Remo groaned, a long,, anguished oooooohhh..

"What has happened to my medal?" Chiun asked.

"It's not your medal, it's Ruby. I think she might be dead."

"With my medal?" Chiun said.

"Will you stop worrying about your damned medal?" Remo said. "I told you I think Ruby is dead. They found a body in a fire, a woman's body, and she had a Sinanju medal."

"That's terrible," said Chiun.

"Give the desk clerk fifty dollars," Remo said.

"Certainly. Medals here, fifty dollars there. You must think I'm made of wealth."

"Just do what I say. Give him fifty dollars and hang around there for a while. When I find out more, I'll let you know."

Chiun hung up without answering. Remo looked at the dead phone for a moment, started to dial another number, then put the telephone down and went back to the breakfast table, where he again read the Post-Observer's story. Arson suspected, but a peculiar kind of arson. Fires started in four different locations, but no sign of tinder or incendiary devices used to torch the blaze. Remo thought about the location of the fires. It


wasn't vandals. Vandals started one fire and ran. Starting four fires meant a professional job, but who would want to burn down an old-tenement? It wasn't like a business, where the owner, after a fire, could claim insurance losses on equipment and goods he had already stolen from the building and sold. But insurance on a Newark tenement fire wouldn't even cover the cost of replacing the doorknobs.

But who? And why?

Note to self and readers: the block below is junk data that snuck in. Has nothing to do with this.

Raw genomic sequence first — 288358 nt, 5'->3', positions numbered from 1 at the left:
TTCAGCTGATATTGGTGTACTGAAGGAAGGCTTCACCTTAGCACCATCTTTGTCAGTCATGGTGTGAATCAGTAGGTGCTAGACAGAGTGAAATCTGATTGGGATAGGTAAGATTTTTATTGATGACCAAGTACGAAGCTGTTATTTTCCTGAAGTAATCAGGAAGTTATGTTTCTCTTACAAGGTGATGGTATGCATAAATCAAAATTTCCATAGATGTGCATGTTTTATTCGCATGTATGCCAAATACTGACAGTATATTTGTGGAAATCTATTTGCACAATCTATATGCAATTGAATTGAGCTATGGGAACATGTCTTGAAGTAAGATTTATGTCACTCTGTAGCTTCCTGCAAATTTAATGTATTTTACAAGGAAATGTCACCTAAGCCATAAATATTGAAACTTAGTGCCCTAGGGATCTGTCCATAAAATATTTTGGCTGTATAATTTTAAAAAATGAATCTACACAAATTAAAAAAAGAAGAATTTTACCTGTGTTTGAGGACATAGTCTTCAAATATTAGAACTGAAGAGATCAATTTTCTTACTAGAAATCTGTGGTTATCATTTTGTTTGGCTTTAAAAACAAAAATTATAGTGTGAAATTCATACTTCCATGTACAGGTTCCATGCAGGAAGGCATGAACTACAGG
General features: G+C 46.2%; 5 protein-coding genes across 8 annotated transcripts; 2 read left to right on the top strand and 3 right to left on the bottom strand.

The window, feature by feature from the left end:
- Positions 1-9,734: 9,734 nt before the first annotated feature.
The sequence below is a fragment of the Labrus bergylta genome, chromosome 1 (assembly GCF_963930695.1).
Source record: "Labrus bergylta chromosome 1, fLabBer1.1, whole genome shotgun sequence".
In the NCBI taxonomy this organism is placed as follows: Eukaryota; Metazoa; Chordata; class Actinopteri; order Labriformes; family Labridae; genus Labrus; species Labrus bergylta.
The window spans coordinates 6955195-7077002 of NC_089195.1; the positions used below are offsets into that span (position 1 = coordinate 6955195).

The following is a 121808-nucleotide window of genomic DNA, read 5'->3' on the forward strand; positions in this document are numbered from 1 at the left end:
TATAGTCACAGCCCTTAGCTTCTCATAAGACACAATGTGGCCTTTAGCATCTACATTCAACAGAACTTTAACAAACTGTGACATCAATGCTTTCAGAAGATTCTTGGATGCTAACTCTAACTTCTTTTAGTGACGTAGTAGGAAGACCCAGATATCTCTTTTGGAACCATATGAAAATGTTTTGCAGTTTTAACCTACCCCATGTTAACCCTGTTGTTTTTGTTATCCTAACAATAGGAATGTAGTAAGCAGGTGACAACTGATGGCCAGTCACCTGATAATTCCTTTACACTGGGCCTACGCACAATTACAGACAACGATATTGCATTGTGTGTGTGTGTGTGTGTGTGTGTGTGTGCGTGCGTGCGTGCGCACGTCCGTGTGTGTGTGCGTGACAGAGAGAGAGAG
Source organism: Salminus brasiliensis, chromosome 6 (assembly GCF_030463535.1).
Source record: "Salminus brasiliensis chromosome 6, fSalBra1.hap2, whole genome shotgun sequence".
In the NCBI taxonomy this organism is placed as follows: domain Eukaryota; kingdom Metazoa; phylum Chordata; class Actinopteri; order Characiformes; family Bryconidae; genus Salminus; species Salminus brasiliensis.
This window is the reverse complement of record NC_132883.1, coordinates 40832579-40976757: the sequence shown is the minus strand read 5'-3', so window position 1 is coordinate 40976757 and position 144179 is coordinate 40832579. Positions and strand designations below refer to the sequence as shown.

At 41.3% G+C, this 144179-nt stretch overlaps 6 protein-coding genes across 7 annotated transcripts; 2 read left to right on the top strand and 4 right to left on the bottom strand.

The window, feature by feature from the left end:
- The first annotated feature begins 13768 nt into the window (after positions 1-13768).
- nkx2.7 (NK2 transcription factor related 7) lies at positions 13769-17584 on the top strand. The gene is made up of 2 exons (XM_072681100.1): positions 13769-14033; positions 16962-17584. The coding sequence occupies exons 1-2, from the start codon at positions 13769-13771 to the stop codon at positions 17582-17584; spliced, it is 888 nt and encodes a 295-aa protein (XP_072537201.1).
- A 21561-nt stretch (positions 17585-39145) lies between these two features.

He went back to the telephone and dialed an 800 area code number. It hooked into a commercial number that advertised a swingers' sex club.

A breathy woman's voice came onto the phone.'

"Hi, lover," it said.

"Hello," said Remo to the tape recording. "I'd like to buy a plow."

"If you're as horny as I am," the recorded voice said, "You're probably just throbbing for some company."

"Actually, I was going to watch the Tartridge Family' reruns," Remo said.

"Listen to this," the recording said. Her voice faded, and there was the sound of a woman breathing hard and a man grunting and the woman hissing, "Don't stop. More, more, more," and as the orgiastic dialogue went on, Remo said clearly into the telephone: "Five, four, three, two, one."

The tape died. Remo heard a buzz and then Dr. Harold W. Smith came onto the line.

"Yes?" he said.

"Smitty, I've got to tell you, I like your new message better than the Dial-a-Prayer I used to have to call."


"Oh, it's Remo. What is it?" Smith said. His normally cool voice was chillier than usual.

"Where's Ruby?" asked Remo.

"Don't you know?" Smith said.

"If I knew, would I ask?"

"She's gone. When I got back here yesterday, she wasn't here. I thought you had something to do with it."

"Ruby didn't need me to tell her to split because a place was getting too warm," Remo said. "You haven't heard from her?"


"Any ideas where she went?"

"She didn't go home to Norfolk," Smith said. "I already checked that."

"Where else would she have gone?" Remo said.

He could almost hear Smith shrug over the telephone. "She could have gone anywhere. She has relatives in Newark. I don't know. Why? Have you decided to come back to work?"

"Not yet," Remo said. There was a sinking feeling in his stomach. More and more he knew that the body found in the fire ruins, charred beyond recognition, was that of Ruby, young and beautiful and vibrant Ruby who wanted nothing more out of life than to live it. For the second time in less than twelve hours, he felt sorrow saturate his body, all the sadder now for being a remembered emotion. The night before, his sorrow had been for himself, for realizing his childhood was gone. But this sorrow was deeper, built on the terrible knowledge that for Ruby all of life was gone. And for the second time in twelve hours, the sorrow gave way to another emotion—anger.